A Fifa statement confirmed a report in Swiss newspaper Blick, which said Blatter told a party: "I did not resign, I put myself and my office in the hands of the Fifa congress."
Blatter is thought to be considering standing for re-election as president.
Two criminal investigations into alleged Fifa corruption began in the week that Blatter was elected for a fifth term in charge.
Four days after being voted president, Blatter - who is reportedly under investigation in the United States - said: "While I have a mandate from the membership of Fifa, I do not feel that I have a mandate from the entire world of football.
"Therefore, I have decided to lay down my mandate at an extraordinary elective congress. I will continue to exercise my functions as Fifa president until that election."
However, Blatter did not use the words 'resign' or 'resignation'. He did add, however, the election would be for his "successor" and said: "I shall not be a candidate."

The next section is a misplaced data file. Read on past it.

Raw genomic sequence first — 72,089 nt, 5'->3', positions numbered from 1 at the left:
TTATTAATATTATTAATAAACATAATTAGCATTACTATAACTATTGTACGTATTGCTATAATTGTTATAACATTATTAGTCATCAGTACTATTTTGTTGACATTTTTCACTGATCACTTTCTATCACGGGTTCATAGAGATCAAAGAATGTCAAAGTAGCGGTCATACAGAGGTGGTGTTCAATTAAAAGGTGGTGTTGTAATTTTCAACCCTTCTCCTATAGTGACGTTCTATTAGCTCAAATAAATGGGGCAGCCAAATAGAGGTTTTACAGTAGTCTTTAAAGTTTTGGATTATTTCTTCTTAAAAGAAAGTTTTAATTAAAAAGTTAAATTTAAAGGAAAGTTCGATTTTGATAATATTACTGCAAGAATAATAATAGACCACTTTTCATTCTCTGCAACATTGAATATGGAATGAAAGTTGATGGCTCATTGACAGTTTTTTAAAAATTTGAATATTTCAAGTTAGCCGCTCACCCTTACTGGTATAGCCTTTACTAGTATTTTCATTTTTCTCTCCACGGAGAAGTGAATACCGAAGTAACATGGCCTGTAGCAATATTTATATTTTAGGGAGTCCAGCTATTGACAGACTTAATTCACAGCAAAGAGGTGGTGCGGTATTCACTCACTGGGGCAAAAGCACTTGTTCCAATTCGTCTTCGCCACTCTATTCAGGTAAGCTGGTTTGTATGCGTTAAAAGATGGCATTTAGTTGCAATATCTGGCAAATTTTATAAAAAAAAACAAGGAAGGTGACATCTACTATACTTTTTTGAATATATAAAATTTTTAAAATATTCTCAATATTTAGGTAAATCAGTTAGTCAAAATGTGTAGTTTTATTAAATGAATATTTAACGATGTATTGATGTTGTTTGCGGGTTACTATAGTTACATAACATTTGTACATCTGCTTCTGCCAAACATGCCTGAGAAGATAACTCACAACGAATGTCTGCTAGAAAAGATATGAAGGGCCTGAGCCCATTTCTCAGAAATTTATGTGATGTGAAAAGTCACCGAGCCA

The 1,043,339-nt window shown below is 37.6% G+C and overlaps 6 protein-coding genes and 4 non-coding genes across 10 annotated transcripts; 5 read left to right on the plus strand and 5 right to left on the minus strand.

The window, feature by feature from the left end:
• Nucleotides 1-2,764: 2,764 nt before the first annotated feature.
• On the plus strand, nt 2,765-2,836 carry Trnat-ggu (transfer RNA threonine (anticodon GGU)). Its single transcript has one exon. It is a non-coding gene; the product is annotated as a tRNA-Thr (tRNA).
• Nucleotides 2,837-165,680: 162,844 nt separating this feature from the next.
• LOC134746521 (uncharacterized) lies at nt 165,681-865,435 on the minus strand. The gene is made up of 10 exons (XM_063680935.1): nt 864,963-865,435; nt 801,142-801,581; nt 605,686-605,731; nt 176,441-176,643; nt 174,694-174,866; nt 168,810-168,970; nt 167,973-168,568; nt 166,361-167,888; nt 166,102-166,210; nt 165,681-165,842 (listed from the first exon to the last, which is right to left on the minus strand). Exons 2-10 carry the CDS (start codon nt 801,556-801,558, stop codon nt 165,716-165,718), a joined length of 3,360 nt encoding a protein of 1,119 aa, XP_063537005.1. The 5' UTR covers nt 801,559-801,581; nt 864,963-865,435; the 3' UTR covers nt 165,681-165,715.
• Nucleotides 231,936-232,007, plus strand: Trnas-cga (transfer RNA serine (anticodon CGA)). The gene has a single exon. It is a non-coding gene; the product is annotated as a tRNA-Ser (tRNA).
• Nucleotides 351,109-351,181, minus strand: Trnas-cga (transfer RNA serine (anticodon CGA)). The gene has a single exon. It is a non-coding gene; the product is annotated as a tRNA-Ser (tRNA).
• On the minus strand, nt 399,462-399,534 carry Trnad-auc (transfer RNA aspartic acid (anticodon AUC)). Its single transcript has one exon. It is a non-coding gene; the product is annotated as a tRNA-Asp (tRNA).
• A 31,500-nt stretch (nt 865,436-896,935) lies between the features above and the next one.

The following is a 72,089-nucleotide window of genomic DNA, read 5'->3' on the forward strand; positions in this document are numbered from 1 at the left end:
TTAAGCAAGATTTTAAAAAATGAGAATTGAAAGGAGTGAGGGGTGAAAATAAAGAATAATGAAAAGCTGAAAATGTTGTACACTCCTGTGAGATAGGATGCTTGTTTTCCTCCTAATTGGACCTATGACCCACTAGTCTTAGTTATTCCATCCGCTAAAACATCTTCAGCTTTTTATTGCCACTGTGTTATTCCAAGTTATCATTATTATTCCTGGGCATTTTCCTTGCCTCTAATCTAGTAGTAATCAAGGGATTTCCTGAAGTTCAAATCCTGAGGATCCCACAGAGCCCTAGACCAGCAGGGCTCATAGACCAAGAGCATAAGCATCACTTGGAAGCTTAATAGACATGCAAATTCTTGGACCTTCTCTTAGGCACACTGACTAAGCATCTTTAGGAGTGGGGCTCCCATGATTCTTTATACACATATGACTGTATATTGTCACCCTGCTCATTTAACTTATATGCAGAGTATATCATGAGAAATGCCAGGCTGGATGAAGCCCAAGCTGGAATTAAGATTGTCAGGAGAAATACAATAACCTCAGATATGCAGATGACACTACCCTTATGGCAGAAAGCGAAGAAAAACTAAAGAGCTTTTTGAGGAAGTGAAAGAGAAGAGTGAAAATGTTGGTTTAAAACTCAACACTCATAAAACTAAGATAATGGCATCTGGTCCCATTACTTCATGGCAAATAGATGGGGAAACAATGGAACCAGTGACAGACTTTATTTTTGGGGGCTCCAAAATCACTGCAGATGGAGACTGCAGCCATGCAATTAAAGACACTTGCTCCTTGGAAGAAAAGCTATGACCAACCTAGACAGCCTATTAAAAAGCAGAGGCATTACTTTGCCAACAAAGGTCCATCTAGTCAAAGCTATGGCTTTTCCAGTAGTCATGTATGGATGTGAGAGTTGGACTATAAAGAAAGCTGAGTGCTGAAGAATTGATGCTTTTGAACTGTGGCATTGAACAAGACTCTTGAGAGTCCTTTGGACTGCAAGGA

The Fifa statement added the quotes in Blick were "fully in line with the speech of the president on 2 June".
Labour MP Chris Bryant, the shadow secretary of state for culture, said: "Sepp Blatter's antics remind me not so much of the hokey-cokey as Glenn Close in Fatal Attraction.
"It's time Fifa put an end to all this speculation, which is harming the sport, and give a final date for Blatter's departure."
Meanwhile, Blatter may not attend the final of the Women's World Cup in Canada because of the twin investigations into Fifa by American and Swiss authorities.
He would normally present the trophy to the winning team, but Fifa will not confirm whether Blatter or secretary general Jerome Valcke will attend.
A Fifa spokesperson said: "In terms of the Fifa president and the Fifa secretary general, their future travel plans will be confirmed in due course."